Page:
Me: In just a little while we get to go over to your school. They have a farmer who's visting and he's bringing all kinds of animals with him that you can touch and look at!

Henry: Chickens?

Me: Yep, I think there will be chickens.

Henry: Cows?

Me: Yep.

Henry: Well, but I can't go if he brings lions, though. I'm allohgic to lions.

Me: You're allergic? To lions? How do you know that?

Henry: Because they can swallow my whole body. So I'm allohgic.


And today I stumbled upon a fringe benefit of having a 5-year-old. He can have intelligent conversations with his dad. Indeed, he is infinitely more impressed and finds his dad's trove of random knowledge useful and wonderful, without fail. His eyes don't glaze over when Dad shares factoids. He responds appropriately with expressions of wonder and confusion over things Dad shares.

In short, Calvin saves me from having to be interested in the whale that swam 1,000 miles up the Amazon River. He responds reasonably with, "But how could he do that? The river is fresh water!" (As opposed to my adept observation, "Whales don't go in rivers.") And he smiles at the accompanying joke Dad makes: "Talk about a wrong turn." Heh. It's a beautiful thing.

(BTW, David knows that one of the things I love about him is his ability not only to gather tons of info, but to synthesize it and apply it in very useful ways. Like entertaining our children while I read, and talking during parties so I don't have to. Oh, yeah, and making a living.)


And just for fun, I thought I'd throw in this bit as the epitome of parenting boys:

H:Calvin just scabbed me in the lip with a stick!

C: It was an accident! I meant to stab him in the cheek!


Pre-Blog: Candy-Tasting 2004

In combing through some old photo files, I came across this little moment with Calvin at age 2. Made me laugh and I thought I'd share since the holiday season is approaching. (And also because I apparently can't manage to formulate a post about my current doings.)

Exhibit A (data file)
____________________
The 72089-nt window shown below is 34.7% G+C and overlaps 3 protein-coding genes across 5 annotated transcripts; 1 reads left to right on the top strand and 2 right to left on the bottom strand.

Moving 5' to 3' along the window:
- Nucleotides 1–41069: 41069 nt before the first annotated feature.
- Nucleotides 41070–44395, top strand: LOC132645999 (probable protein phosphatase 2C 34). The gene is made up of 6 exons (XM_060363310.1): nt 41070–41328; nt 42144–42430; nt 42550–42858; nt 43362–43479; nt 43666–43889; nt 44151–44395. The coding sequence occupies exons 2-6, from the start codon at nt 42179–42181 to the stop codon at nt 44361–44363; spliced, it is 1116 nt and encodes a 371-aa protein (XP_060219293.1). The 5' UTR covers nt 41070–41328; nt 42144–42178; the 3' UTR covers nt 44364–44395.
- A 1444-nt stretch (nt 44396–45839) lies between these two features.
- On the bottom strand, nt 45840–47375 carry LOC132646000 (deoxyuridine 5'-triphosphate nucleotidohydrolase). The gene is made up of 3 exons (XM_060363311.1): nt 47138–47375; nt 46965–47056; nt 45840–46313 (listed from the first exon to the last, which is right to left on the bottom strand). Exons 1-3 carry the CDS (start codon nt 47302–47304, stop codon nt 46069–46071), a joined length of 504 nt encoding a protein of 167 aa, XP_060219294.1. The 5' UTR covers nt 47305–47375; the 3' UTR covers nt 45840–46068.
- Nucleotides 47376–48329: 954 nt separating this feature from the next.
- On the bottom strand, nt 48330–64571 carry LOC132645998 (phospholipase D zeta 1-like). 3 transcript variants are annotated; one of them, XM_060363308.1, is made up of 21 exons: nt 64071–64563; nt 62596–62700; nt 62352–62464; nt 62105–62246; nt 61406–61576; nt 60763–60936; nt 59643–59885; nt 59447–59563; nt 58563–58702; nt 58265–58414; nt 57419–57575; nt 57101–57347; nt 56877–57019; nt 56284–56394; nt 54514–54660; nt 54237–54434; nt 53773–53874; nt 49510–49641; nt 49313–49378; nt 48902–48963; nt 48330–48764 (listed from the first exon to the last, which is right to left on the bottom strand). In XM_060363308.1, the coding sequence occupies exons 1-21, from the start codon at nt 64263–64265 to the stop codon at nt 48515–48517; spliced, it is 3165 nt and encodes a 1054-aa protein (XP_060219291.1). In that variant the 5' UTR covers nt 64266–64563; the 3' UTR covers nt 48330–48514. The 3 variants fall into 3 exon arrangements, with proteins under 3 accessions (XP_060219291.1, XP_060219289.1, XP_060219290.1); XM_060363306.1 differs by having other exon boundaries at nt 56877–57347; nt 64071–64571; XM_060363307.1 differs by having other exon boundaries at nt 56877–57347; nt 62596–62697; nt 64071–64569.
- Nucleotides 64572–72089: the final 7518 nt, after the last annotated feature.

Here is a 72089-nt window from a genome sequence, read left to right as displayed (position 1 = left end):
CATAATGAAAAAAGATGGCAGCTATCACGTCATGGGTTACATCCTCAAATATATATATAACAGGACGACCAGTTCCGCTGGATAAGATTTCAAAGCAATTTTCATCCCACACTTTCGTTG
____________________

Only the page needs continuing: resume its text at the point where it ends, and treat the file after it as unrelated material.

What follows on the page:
I realized tonight that Calvin's never been a fan of dum-dums, and he's always been pretty good at taking the Forrest Gump school of thought one crucial step further: You may never know what yer gonna get, but you should at least try every single piece. And leave it there, licked, if you don't want it after all.

What I remember the most about taking these pictures was thinking how he had opened and tested that volume of candy - licked every. one. of those lollipops.(Not to mention climbed on top of the chair that is under the ledge that he's leaning on.) In mere seconds. (Did I mention that the kitchen itself was gated, precisely so that he could no longer climb up the drawers to the counters when I wasn't in the room?) It was incredibly disconcerting. It stressed me out. And I was seriously worried about the amount of energy and getinto-itiveness the child had.

I decided to take a picture but it wasn't because I thought it was funny or clever. It was to document what kind of stress I was dealing with - I was so sure that no one could possibly understand how busy this (one!) little boy was keeping me. I know I definitely did not think it was as funny (and ingenious) as I think it is now. I was overwhelmed because I took myself - and having a clean house and non-sugared up children and time to do my own thing - way too seriously.

Cal will be five years old in three weeks. I've been a mom that long and I still can't keep up. Times three. But thankfully, I do laugh a lot more. Looking at these little pictures made me realize I have come a little way since then - my boys have made me more joyful, more "present," more soft, and more patient. They've made me really look at what's important and what's not. Really, they are the making of me.

Having said that, right now I'm trying to meet a bunch of deadlines and keep our home simply running (not clean or organized!)and to not go crazy before the end of the semester, so I'm on blog vacation until I can get my schoolwork and housework down to manageable proportions again. I hope that will be soon after Thanksgiving. Have a wonderful rest of November.